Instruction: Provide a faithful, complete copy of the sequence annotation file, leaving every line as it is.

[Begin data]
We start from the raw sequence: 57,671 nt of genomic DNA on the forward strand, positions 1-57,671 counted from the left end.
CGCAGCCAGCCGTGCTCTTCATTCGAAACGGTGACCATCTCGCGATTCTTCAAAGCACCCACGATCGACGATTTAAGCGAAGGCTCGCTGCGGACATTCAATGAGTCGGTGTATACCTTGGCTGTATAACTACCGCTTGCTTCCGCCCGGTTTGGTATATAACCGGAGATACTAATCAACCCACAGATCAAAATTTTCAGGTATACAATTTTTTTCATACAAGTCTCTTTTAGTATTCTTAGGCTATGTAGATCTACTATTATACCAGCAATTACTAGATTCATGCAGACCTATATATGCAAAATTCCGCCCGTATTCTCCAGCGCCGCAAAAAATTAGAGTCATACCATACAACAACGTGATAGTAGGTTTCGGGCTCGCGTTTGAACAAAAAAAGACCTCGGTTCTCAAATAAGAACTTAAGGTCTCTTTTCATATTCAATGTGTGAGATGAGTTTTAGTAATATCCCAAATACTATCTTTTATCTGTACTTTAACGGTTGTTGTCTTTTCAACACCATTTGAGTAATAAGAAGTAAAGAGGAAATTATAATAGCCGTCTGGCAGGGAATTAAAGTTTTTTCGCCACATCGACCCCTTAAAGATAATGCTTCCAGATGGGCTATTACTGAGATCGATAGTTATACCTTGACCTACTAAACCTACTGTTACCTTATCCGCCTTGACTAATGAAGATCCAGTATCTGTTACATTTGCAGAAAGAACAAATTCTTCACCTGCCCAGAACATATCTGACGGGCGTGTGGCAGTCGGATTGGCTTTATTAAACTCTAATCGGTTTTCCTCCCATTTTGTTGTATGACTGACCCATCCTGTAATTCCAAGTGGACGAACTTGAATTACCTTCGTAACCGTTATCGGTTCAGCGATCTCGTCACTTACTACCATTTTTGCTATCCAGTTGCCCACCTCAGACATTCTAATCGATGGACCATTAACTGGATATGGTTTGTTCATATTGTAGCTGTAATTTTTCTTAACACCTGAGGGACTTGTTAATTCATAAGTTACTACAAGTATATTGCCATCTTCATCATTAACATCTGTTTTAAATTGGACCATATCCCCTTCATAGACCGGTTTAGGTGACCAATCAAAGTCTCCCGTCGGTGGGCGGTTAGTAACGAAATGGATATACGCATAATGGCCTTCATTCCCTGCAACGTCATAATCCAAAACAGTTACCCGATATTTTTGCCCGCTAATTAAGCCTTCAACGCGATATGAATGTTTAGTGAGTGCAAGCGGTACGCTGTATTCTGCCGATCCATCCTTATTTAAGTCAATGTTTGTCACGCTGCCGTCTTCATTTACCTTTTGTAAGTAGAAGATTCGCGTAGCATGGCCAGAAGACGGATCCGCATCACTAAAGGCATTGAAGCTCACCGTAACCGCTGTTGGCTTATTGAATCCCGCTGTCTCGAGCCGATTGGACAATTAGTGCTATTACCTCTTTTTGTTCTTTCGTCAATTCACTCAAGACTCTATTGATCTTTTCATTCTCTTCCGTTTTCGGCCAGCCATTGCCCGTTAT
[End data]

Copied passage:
We start from the raw sequence: 57,671 nt of genomic DNA on the forward strand, positions 1-57,671 counted from the left end.
CGCAGCCAGCCGTGCTCTTCATTCGAAACGGTGACCATCTCGCGATTCTTCAAAGCACCCACGATCGACGATTTAAGCGAAGGCTCGCTGCGGACATTCAATGAGTCGGTGTATACCTTGGCTGTATAACTACCGCTTGCTTCCGCCCGGTTTGGTATATAACCGGAGATACTAATCAACCCACAGATCAAAATTTTCAGGTATACAATTTTTTTCATACAAGTCTCTTTTAGTATTCTTAGGCTATGTAGATCTACTATTATACCAGCAATTACTAGATTCATGCAGACCTATATATGCAAAATTCCGCCCGTATTCTCCAGCGCCGCAAAAAATTAGAGTCATACCATACAACAACGTGATAGTAGGTTTCGGGCTCGCGTTTGAACAAAAAAAGACCTCGGTTCTCAAATAAGAACTTAAGGTCTCTTTTCATATTCAATGTGTGAGATGAGTTTTAGTAATATCCCAAATACTATCTTTTATCTGTACTTTAACGGTTGTTGTCTTTTCAACACCATTTGAGTAATAAGAAGTAAAGAGGAAATTATAATAGCCGTCTGGCAGGGAATTAAAGTTTTTTCGCCACATCGACCCCTTAAAGATAATGCTTCCAGATGGGCTATTACTGAGATCGATAGTTATACCTTGACCTACTAAACCTACTGTTACCTTATCCGCCTTGACTAATGAAGATCCAGTATCTGTTACATTTGCAGAAAGAACAAATTCTTCACCTGCCCAGAACATATCTGACGGGCGTGTGGCAGTCGGATTGGCTTTATTAAACTCTAATCGGTTTTCCTCCCATTTTGTTGTATGACTGACCCATCCTGTAATTCCAAGTGGACGAACTTGAATTACCTTCGTAACCGTTATCGGTTCAGCGATCTCGTCACTTACTACCATTTTTGCTATCCAGTTGCCCACCTCAGACATTCTAATCGATGGACCATTAACTGGATATGGTTTGTTCATATTGTAGCTGTAATTTTTCTTAACACCTGAGGGACTTGTTAATTCATAAGTTACTACAAGTATATTGCCATCTTCATCATTAACATCTGTTTTAAATTGGACCATATCCCCTTCATAGACCGGTTTAGGTGACCAATCAAAGTCTCCCGTCGGTGGGCGGTTAGTAACGAAATGGATATACGCATAATGGCCTTCATTCCCTGCAACGTCATAATCCAAAACAGTTACCCGATATTTTTGCCCGCTAATTAAGCCTTCAACGCGATATGAATGTTTAGTGAGTGCAAGCGGTACGCTGTATTCTGCCGATCCATCCTTATTTAAGTCAATGTTTGTCACGCTGCCGTCTTCATTTACCTTTTGTAAGTAGAAGATTCGCGTAGCATGGCCAGAAGACGGATCCGCATCACTAAAGGCATTGAAGCTCACCGTAACCGCTGTTGGCTTATTGAATCCCGCTGTCTCGAGCCGATTGGACAATTAGTGCTATTACCTCTTTTTGTTCTTTCGTCAATTCACTCAAGACTCTATTGATCTTTTCATTCTCTTCCGTTTTCGGCCAGCCATTGCCCGTTAT